China is pushing forward the development of new energy vehicles, in particular electric vehicles, consistent with its status as the world's largest car market and auto-producing country, as well as the world's largest exporter of new energy vehicles.
With the US auto industry having been hit hard and Toyota in recent troubles, the Chinese automotive industry is eager to move ahead. The State Council has again expressed clear support for demonstration and popularization of new energy vehicles, and the Chinese state-owned energy giants have begun preparations to build an electric charging network.
In the past few months, creating such a network, the key element of popularizing electric cars, has come to be a premier focus from being nowhere on the agenda. The State Grid, CNOOC, China Southern Power Grid, Sinopec, and CNPC have all stated intentions to get into the act, a positive signal for the large-scale introduction of electric cars in China.
Sinopec Group and the Beijing Municipal Government are teaming up. Sinopec's existing large refueling stations in the city will be turned into comprehensive service stations for refueling and charging to combine operating costs for powering different types of cars.
In the future, Sinopec's network will gradually increase the number of integrated refueling stations, expanding from Beijing to neighboring Hebei and Tianjin, extending the radius of activity and speeding up the popularization of pure electric vehicles.
Last year, CNOOC signed an agreement with Tianjin Jinneng Investment Company, investing 5 billion yuan in Tianjin Lishen Battery Joint Stock Co., Ltd., a manufacturer of lithium batteries for electric vehicles, to construct 20 battery production lines in a new plant in Tianjin. In addition, the company is also considering the construction of battery replacement stations nationwide.
CNPC has been paying close attention to the development trend of new energy vehicles, including the possibility of equipping gas stations with charging stations, though in the short term, its key consideration is still products such as coal-bed methane and shale gas, so supplying natural gas for vehicles seems its most advantageous field. While equipping its stations with charging devices is not technically difficult, the big bottleneck at present is the long time it takes to charge a car. CNPC is not now eager to promote the model.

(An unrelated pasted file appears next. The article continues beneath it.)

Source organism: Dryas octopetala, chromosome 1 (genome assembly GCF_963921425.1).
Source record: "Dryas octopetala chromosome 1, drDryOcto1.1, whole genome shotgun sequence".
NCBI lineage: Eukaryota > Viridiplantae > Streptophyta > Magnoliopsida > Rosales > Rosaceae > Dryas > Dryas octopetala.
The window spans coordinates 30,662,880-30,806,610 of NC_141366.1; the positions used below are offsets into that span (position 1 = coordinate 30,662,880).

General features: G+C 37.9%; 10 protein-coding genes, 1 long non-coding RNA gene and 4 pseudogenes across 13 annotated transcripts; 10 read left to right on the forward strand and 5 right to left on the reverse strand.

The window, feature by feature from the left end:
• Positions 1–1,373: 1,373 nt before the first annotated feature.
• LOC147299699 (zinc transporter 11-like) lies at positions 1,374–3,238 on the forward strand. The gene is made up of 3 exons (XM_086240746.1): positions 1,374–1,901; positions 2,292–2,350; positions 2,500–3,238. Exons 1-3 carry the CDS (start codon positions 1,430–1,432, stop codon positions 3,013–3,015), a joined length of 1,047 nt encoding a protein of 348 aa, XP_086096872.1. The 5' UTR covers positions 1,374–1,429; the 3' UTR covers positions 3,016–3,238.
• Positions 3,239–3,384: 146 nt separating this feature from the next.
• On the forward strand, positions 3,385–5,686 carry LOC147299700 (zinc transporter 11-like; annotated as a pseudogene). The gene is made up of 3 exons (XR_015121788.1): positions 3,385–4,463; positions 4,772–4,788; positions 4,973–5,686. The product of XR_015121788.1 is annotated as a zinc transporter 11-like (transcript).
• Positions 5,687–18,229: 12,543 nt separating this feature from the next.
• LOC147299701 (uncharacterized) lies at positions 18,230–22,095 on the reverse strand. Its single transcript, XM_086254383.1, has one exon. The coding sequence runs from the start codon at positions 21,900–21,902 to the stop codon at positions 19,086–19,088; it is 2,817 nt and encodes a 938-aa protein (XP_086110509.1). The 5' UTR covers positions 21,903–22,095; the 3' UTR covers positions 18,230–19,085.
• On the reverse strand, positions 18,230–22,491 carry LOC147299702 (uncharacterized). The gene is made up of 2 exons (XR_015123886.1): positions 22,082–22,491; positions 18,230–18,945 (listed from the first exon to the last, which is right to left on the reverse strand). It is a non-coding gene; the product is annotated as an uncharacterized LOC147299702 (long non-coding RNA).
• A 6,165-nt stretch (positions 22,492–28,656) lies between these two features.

Proposed charging stations come in two modes. One would be to recharge the pure electric vehicle at the station using a battery charging machine. The disadvantage of this model is the length of time owners need to wait in the charge station. The other model is to remove the battery from the car and swap it for a new battery. Were this model adopted, large amounts of batteries would have to be stored at stations.
Either model would place high requirements on charging station sites. Present fueling stations in urban and rural areas are the ideal places. The total number of Sinopec gas stations is 30,000+, while CNPC works around 18,000. If such large networks were converted to gasoline and electricity refueling, the performance of the two groups would be bound to feel a positive impact.
Both models, though, are still in the exploration and trial stage. Despite having little effect on short-term performance, pure electric cars not being yet prevalent, in the long run this is definitely the direction. The first movers will have the advantage in standard-setting and early market share.
The intention of state-owned energy giants to construct charging stations indicates that state ministries and commissions will release relevant supporting policies and tax policies soon to subsidize the purchase of private electric vehicles. Public awareness of electric vehicles has reached a significant level, and the concept of driving electric vehicles has been formed.
The latest survey from the Ernst & Young Center for the global automotive industry shows that among 1000 driver's license holder in the US, 10% of respondents say they will consider buying plug-in hybrid vehicles or electric vehicles. Ling Bailang, the director of China's auto market marketing for Ernst & Young Accounting, says the demand for new energy vehicles in the US will lead to increasing import of such models from Chinese auto manufacturers. In addition, if infrastructure and technical research and development, as well as the costs, can be improved, China's new energy auto market will reach a breakthrough in around two years.
Charging stations, batteries and vehicle mileage, and costs are three big challenges for new energy vehicles entering the mainstream market. China has advantages in all these areas. Ling Bailang believes the export of new energy vehicles will not only expand product lines, but also establish Chinese brand images in the international market.